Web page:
How Catholicism changes me.

Our hearts are restless until they rest in you.
St. Augustine

I am very satisfied with my life. In fact, I love it. And, I wholly attribute this to Jesus and Catholicism.

Why is this?  Do I mean this? Does my life bare witness to this? This is not meant to be triumphant, or to gloat. But hopefully instead, it is a reflection on what I am grateful for in the life I have lived to this point. I pray that if you’re open, you might have this  experience too.

I’ve got a restless heart. My finite body has infinite desires. I desire fame, fortune, and power. I have lustful desires too. Girls are really good looking. I’m a slave to many things in life, most of all desserts. In the immortal words of B.O.B, “Everyone’s addicted to something.” I’m definitely selfish, and prideful.  But Catholicism teaches me that God still loves me. Jesus never abandons me. Even in my weakness and failings I know deep in my heart that Jesus loves me, and that He is gracing me in life, helping me to grow day by day. God desires me to be happy, and to grow in holiness (to become whole). My life is not meaningless. Every life has inestimable worth.

The Christian life is not so much about being good, as it is about being free.

I also am taught that the world is created good. The world is something to be enjoyed. Desserts are good, when used properly. Alcohol is good, when used properly. Sex is a beautiful gift, when used properly. God desires us to be happy, not miserable. And Catholicism is teaching me how to truly experience this freedom. Jesus Christ frees us from slavery.

Catholicism also inspires me in the true radical nature of what life can be. I’m freely choosing to live a celibate life because I have confidence in a dynamic loving relationship with God. Marriage is a wonderful good, a beautiful gift, and most all of us are called to it. I desire it more than you could imagine. But for some of us, freely choosing celibacy can be a gift and witness in the world. Jesus, though unmarried, found a way to love perfectly. That’s my mission to learn (and Lord knows I’ve got a lot to learn about it).

I’m Catholic because of the saints. Saints such as Francis of Assisi, Therese of Lisieux, John Paul II, Mother Theresa, Maximilian Kolbe, Teresa of Avila, and Damien of Molokai show me lives that are worth living. Catholicism produces the most wonder-provoking lives. Saints inspire awe and challenge like nothing else. Read stories of the saints and I promise you will find no greater inspiration. The saints glorify God fully in their life. They show us concrete examples of God working in the world.

Catholicism makes me humble. It reinforces that I’m most happy when I can strive to overcomes selfishness and greed. St. Francis’ prayer provides beauty and wisdom:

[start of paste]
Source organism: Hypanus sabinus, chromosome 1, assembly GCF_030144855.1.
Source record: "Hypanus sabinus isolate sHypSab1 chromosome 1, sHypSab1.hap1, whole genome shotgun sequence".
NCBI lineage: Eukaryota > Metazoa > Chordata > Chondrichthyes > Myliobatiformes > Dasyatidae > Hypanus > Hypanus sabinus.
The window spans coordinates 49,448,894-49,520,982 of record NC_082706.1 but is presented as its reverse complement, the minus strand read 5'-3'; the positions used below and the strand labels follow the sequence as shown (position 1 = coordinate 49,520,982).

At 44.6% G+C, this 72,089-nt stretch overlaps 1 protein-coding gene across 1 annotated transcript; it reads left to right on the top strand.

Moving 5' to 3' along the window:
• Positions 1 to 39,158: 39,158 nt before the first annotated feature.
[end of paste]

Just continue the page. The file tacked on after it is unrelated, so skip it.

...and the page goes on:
Lord, make me an instrument of Your peace. Where there is hatred, let me sow love; where there is injury, pardon; where there is doubt, faith; where there is despair, hope; where there is darkness, light; where there is sadness, joy.

O, Divine Master, grant that I may not so much seek to be consoled as to console; to be understood as to understand; to be loved as to love; For it is in giving that we receive; it is in pardoning that we are pardoned; it is in dying that we are born again to eternal life.

I’m Catholic because of Reconciliation. Confessing my sins to a priest humbles me, and it is also cathartic. Through Reconciliation I know that I am forgiven for anything I have ever done. Reconciliation is the definition of grace- a free gift. The Prayer of Absolution, prayed aloud by the priest during confession is fantastically powerful:

“God the Father of mercies, through the death and resurrection of your son, you have reconciled the world to yourself and sent the Holy Spirit among us for the forgiveness of sins. Through the ministry of the church, may God grant you pardon and peace. And I absolve you of your sins, in the name of the Father, and of the Son and of the Holy Spirit. Amen.”

Those words give me peace like nothing else. It provides a finality and concrete assurance to know that I am forgiven.

I could list a thousand more reasons for why I am so grateful to be Catholic. But for now I’ll end it here. As G.K. Chesterton wrote, “The difficulty of explaining ‘why I am a Catholic’ is that there are ten thousand reasons all amounting to one reason: that Catholicism is true.” I honestly believe it is true.

So I offer you the chance as you explore what makes life worth living. What do you live for? I pray that you might at least be open to Catholicism. Please message me with any questions or struggles that you might have. I’d love to talk. I’d love to listen.

“Are we not perhaps all afraid in some way? If we let Christ enter fully into our lives, if we open ourselves totally to him, are we not afraid that He might take something away from us? Are we not perhaps afraid to give up something significant, something unique, something that makes life so beautiful? Do we not then risk ending up diminished and deprived of our freedom? . . . No! If we let Christ into our lives, we lose nothing, nothing, absolutely nothing of what makes life free, beautiful and great. No! Only in this friendship are the doors of life opened wide. Only in this friendship is the great potential of human existence truly revealed. Only in this friendship do we experience beauty and liberation. And so, today, with great strength and great conviction, on the basis of long personal experience of life, I say to you, dear young people: Do not be afraid of Christ! He takes nothing away, and he gives you everything. When we give ourselves to him, we receive a hundredfold in return. Yes, open, open wide the doors to Christ – and you will find true life. Amen.” -Pope Benedict XVI

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